A Letter Addressed to Me


When I was you, I didn’t understand what it meant to immigrate, the impact it would have on you and me. You left Baghdad, Iraq at age nine, and that particular day has no recollection in your memory. It was all done secretly, as to not raise suspicion among Saddam’s regime. You did not know what was ahead, except for a far away mysterious place which people called the U.S.A.

Although you were a minority in Iraq, a Christian, you didn’t recognize how closely your roots were to its soil, as a Mesopotamian, a Neo-Babylonian. You didn’t imagine you would, in America, learn of your identity and that’s exactly what happened to me.

I never forgot you, your happy and well-balanced childhood. When I left you, you were a shy elementary student in Baghdad who walked to school dressed in a uniform, the sweet silence of the city and the smell of jasmine surrounding you. Twenty years later, I returned to rediscover your footprints. They were everywhere but weren’t as full of the peace and pleasantry of the olden days.

While I was gone, your country had gone through two heart-wrenching wars and nine years of grueling sanctions. Your people were not the same, but rather sad and tired – although nowhere as horribly affected as they are today. I felt guilty to have long ago escaped this cruelty to move to the land of freedom and opportunity.

By the end of my visit I realized you were no longer in that country. You had lived only in my memory. I returned to my home in America and suddenly, I let go of the former reality, of you. But recently you have returned to me, through my daughter, now age three. You and she are so much alike, only she is not as shy as me but rather the opposite, like her father and her outspoken western birth country.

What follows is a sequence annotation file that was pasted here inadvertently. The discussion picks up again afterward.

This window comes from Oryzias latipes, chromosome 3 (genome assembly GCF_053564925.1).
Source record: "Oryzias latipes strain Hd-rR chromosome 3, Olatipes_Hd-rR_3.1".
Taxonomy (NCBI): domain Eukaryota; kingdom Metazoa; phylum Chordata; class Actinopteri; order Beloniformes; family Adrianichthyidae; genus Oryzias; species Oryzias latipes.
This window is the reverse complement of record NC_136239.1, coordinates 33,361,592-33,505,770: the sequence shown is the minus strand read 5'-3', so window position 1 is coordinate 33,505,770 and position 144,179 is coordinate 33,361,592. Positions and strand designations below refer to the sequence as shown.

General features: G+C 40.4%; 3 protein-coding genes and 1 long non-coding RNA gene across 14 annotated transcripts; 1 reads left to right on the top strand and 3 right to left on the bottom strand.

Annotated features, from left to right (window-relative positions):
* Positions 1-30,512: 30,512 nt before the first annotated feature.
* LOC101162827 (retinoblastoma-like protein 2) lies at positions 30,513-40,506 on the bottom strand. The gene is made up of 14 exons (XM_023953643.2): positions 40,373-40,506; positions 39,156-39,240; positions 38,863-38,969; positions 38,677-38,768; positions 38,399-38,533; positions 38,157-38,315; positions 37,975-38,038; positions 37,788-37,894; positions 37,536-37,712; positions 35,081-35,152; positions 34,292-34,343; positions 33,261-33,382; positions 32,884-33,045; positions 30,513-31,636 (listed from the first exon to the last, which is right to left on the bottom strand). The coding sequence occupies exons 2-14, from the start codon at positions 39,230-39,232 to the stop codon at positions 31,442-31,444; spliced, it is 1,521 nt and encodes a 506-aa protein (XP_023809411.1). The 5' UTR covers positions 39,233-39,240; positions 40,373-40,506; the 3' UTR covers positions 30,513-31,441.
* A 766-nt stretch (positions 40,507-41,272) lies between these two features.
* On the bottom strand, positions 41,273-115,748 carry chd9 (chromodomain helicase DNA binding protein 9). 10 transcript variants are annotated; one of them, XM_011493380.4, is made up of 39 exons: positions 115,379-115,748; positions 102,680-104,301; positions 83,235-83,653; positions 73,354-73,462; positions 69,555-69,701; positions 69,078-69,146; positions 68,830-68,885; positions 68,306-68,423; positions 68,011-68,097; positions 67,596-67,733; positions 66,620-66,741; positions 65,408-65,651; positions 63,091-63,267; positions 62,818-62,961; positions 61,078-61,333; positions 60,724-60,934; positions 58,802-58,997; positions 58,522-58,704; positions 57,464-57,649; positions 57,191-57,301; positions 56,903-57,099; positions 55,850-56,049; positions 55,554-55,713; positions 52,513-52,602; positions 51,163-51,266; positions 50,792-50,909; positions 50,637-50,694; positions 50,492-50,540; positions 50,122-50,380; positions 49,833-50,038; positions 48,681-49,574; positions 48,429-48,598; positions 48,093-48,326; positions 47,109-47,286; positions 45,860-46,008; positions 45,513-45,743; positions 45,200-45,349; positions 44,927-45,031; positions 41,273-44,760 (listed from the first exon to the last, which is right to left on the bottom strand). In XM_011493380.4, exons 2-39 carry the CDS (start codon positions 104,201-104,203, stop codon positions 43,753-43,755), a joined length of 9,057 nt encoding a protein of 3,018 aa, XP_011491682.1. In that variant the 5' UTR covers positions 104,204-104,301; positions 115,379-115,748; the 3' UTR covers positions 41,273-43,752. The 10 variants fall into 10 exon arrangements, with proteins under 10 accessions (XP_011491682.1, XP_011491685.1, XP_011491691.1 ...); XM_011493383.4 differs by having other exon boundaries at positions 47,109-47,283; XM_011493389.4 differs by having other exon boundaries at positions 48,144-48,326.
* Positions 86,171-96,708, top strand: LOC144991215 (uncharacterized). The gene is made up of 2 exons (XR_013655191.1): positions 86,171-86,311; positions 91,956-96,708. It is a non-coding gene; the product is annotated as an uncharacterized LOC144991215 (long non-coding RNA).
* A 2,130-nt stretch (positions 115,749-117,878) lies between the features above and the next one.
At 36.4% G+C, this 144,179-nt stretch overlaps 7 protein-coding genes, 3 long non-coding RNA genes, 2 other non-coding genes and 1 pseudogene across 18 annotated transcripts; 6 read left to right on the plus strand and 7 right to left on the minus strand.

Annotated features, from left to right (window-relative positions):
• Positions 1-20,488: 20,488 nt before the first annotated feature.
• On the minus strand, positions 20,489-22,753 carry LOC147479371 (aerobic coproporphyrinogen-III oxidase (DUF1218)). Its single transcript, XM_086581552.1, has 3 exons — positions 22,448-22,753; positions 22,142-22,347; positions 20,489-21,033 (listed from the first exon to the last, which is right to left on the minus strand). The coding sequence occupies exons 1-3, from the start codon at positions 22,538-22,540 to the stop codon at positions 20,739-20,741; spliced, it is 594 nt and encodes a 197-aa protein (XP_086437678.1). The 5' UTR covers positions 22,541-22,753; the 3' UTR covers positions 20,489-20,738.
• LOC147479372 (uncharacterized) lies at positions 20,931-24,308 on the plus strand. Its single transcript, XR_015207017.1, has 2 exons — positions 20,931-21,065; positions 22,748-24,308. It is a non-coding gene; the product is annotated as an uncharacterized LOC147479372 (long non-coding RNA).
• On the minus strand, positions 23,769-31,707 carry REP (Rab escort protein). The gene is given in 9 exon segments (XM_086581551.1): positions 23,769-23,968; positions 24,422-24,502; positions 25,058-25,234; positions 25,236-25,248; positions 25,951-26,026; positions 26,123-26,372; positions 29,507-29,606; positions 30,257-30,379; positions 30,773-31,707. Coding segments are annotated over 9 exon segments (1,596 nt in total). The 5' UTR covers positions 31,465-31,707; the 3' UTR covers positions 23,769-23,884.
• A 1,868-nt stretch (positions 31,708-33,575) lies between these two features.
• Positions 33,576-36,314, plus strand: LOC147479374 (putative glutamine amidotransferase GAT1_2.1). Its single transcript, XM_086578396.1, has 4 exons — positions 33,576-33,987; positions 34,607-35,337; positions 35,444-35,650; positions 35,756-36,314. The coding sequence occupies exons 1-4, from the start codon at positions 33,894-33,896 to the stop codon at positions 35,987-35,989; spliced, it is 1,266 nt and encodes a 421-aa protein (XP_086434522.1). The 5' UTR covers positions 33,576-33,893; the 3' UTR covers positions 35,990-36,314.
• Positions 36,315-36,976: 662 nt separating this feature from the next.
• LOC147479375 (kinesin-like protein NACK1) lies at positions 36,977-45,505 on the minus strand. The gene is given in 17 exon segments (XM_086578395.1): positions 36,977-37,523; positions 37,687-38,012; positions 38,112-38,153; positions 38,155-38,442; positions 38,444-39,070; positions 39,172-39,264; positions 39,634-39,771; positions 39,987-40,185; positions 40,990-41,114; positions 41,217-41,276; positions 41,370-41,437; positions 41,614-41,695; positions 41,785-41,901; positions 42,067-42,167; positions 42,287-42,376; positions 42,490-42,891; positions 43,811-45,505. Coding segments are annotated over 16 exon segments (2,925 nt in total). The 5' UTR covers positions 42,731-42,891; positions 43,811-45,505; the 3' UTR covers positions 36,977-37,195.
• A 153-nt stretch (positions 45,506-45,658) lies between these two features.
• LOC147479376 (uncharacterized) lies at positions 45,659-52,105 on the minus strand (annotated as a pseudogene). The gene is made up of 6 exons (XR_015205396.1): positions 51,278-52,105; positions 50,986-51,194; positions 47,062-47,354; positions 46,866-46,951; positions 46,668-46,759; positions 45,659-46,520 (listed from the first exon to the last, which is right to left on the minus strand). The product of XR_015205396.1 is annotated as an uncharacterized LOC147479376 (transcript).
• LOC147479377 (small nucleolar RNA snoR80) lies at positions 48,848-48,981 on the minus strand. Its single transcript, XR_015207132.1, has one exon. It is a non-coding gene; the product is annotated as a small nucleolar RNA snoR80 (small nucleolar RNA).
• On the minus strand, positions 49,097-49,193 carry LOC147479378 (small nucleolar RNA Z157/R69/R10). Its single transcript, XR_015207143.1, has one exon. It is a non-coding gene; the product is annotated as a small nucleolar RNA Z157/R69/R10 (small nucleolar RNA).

The combination of you and her makes me see my mother in me. When soap suds fill my hands over the kitchen sink or I fry meat and tomatoes in a skillet and serve my husband after he returns from a hard day’s work, I see my past, as I watched my mother over thirty years ago perform. And I realize that despite the generational gap, my mother being 40 years older than I, despite my having a career and my mother being illiterate, despite living in an English speaking Christian country whereas my mother raised you in an Arabic speaking Muslim country, despite me having traveled the world and my mother having barely left the cities of her habitat, a woman is a woman and a daughter is a daughter and a mother is a mother whatever land she’s on, whatever religion constitutes her life, whatever her educational level may or may not be.

Weam Namou’s poetry has appeared on World Literature Today, Mizna, Acumen Literary Journal, PoetsAgainstWar.com, Verbage.com, Glass: A Journal of Poetry, Language and Culture, Danse Macabre, Gargoyle, Gloom Cupboard and Lettre Sauvage. She is also the co-founder and president of the Iraqi Artists Association. Visit her here.